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Positive and creative interactions can help your brand earn loyal customers who turn into repeat buyers and spread positive word of mouth. Some outside-the-box thinking can help you deliver higher-quality service in ways that customers will truly appreciate.
Make personalization the norm
Personalization in customer service should go beyond simply inserting their name in an email or phone conversation. For starters, your service team should take note of patrons’ preferred contact channels (and use them).
Listening is key: Service professionals shouldn’t ask intrusive questions, but quite often, customers will willingly share these details in their conversation. When your company references the information that a client has shared (be it about their family, work or other life details), they will feel valued.
Even paying attention to how your customers communicate can help you offer a more personalized experience.
“We communicate with our customers in a way that reflects our brand and tries to relate on a human level. If a customer is displaying a sense of humor, we match that!” said Marvin Amberg of Caseable explained in an interview with BPlans. “One customer commented that her “naked Kobo [tablet] is so cold’ without its custom case and inquired about the delivery—after tracking her case, we commented that her Kobo wouldn’t be cold anymore!”
Related: It’s All About the Customer Service
Help them help themselves
Few things are more empowering than figuring out a solution to a problem on your own. When done right, service solutions reduce customers’ reliance on your staff while still enjoying a positive brand experience.
Consider this example, as reported by TechBullion: “GC Plus is one of the companies leading the on-demand revolution in the home improvement industry. The company offers an innovative platform where customers can instantly connect with plumbers and other repair specialists. There is even a video calling feature for areas where there are no available handymen, that allows clients and repairmen to connect remotely, which can help customers to fix smaller issues themselves and save money in the process.”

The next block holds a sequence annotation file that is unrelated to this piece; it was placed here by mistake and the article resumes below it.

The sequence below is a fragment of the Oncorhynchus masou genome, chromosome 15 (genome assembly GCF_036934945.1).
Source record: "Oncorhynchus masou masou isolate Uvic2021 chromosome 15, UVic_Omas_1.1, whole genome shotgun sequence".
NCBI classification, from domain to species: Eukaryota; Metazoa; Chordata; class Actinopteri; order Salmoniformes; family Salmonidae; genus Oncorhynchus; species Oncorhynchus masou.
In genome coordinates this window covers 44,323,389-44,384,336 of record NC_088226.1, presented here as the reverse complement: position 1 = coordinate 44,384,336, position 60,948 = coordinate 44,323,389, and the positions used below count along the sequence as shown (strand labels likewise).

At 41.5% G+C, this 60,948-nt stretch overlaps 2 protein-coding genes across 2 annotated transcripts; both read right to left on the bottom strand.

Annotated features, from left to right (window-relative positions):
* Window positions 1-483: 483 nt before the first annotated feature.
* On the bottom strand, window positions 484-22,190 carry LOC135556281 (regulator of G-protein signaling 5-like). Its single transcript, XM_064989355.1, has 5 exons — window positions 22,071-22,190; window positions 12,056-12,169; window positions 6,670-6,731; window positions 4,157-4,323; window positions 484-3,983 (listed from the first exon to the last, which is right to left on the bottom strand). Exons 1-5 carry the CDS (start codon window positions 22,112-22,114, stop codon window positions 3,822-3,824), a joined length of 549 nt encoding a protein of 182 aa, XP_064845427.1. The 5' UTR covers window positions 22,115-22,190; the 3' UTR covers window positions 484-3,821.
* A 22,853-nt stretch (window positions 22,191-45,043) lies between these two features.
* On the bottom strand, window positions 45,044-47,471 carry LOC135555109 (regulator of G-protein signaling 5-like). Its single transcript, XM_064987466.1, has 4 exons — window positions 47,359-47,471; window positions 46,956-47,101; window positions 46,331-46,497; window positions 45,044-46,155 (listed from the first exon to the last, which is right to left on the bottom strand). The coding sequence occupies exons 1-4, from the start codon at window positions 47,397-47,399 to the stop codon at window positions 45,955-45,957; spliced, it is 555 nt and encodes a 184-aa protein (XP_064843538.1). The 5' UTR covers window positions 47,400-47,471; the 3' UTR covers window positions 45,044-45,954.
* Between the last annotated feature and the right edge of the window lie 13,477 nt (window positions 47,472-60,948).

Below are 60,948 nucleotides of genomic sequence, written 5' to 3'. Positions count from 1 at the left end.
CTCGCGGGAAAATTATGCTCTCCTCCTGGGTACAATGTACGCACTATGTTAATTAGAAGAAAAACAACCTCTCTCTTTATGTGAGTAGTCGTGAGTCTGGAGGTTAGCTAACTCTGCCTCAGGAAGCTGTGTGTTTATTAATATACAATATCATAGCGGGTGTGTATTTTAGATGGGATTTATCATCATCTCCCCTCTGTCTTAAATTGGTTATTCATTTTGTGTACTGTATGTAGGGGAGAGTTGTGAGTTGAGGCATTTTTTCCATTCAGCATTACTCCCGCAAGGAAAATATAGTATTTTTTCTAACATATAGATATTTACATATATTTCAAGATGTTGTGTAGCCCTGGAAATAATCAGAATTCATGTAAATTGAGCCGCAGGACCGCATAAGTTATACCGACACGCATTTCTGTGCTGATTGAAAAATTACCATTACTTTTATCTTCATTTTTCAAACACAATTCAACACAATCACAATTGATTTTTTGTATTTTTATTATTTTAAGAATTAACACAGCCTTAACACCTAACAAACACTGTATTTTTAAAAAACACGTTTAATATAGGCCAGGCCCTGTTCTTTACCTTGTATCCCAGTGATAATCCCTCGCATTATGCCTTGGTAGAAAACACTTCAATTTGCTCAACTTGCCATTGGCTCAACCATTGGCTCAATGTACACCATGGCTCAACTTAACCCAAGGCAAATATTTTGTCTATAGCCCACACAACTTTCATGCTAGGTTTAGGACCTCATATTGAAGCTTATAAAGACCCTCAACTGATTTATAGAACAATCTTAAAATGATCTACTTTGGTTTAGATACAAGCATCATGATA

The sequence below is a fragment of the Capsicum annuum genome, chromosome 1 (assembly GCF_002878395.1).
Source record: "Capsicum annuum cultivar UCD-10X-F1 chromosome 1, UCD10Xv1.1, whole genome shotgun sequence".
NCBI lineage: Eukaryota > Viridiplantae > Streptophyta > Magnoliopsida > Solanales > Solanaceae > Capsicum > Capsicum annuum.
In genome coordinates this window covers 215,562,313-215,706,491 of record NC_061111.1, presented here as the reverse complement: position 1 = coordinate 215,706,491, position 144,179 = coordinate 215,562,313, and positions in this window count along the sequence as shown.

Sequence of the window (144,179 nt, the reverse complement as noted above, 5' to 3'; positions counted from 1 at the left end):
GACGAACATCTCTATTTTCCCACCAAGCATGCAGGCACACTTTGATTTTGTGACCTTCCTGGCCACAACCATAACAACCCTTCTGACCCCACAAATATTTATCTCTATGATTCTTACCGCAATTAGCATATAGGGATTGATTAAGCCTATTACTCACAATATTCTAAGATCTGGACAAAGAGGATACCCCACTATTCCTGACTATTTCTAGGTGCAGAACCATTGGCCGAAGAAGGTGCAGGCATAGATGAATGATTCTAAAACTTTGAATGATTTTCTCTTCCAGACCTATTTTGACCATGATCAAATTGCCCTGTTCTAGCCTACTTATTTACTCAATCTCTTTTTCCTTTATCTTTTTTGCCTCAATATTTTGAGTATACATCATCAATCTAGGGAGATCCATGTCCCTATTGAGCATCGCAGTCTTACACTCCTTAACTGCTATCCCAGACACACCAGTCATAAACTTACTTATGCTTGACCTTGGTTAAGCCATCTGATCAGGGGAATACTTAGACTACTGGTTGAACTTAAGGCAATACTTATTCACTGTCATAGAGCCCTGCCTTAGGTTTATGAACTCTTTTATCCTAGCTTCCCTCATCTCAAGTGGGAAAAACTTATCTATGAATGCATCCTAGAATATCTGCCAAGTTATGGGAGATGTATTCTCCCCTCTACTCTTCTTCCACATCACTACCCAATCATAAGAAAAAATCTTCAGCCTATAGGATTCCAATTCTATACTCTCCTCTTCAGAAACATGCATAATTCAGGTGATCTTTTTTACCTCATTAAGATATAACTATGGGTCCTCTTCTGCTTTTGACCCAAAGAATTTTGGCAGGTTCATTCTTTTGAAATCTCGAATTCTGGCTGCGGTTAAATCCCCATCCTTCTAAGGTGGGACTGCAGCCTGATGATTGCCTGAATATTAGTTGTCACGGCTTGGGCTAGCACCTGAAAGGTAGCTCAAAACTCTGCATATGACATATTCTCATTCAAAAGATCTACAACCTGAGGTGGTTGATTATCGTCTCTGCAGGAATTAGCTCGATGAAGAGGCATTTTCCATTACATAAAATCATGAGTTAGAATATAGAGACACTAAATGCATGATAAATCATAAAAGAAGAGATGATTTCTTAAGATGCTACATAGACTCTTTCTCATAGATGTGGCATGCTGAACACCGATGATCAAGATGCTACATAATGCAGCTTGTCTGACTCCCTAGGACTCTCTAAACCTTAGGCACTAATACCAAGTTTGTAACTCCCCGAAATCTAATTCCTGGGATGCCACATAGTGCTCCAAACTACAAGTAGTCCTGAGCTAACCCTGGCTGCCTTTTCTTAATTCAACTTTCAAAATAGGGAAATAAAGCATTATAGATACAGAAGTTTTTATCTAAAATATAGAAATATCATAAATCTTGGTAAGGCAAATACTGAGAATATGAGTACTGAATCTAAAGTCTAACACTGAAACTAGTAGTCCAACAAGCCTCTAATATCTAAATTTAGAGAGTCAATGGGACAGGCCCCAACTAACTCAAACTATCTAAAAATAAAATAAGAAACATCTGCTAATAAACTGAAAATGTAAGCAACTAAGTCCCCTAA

In this case, the company turns what could be a negative (a lack of available repairmen) into a positive — a chance to empower the patron by enabling them to resolve the issue with expert guidance. Similarly, a robust FAQ forum could make it easier for customers to find solutions on their own before needing to contact your service team.
Use event-triggered outreach
Businesses often use automated emails for marketing — such as to encourage customers to go back to an abandoned shopping cart. But in a proactive environment, you should also be initiating outreach when clients engage in key service-related actions.
If your product or service is somewhat complex, you could send followup emails after a patron completes an order with user tips. If your tracking indicates that one of your customers was spending a lot of time looking at your FAQ page, you might send a followup email asking if they need any extra assistance.
When you experience internal issues that could affect your customer experience, you should always be proactive. For example, Slack‘s System Status page gives customers a real-time look at any known issues that may be present. The company also has a history of posting on social media to alert customers when service issues are taking place.
Proactive outreach when certain events take place (whether by email, social or another method) will reduce complaints and confusion.
Ditch the fine print
Fine print is inevitable for most businesses — but all too often, it is presented in a massive wall of text that instantly causes your customers’ eyes to glaze over. Case studies have found that as few as one percent of consumers actually read the minutia.
While this often isn’t a big deal, it can lead to conflicts when important information regarding warranties, breach of contract or confidentiality are hidden within a hard-to-read wall of text. Clients are swift to cancel contracts when they feel like they’ve been deceived.
Making policy pages more easily navigable and highlighting the information that is the most relevant to your customers will eliminate misunderstandings. Remove jargon whenever possible. If your ecommerce store’s return policy is listed in a few concise bullet points that are easy to understand, you’ll have far fewer complaints and far more satisfied customers.
Deliver better services to provide better experiences
By using these and other methods to make your customer service more effective, the more your business stands to benefit. In fact, 81 percent of consumers say that positive experiences make them more likely to buy from a company again in the future.
As you consistently seek ways to turn every experience into a positive, you will earn lasting trust and loyalty that leads to long-term growth.
Related: Creating Customer’s Wow Moment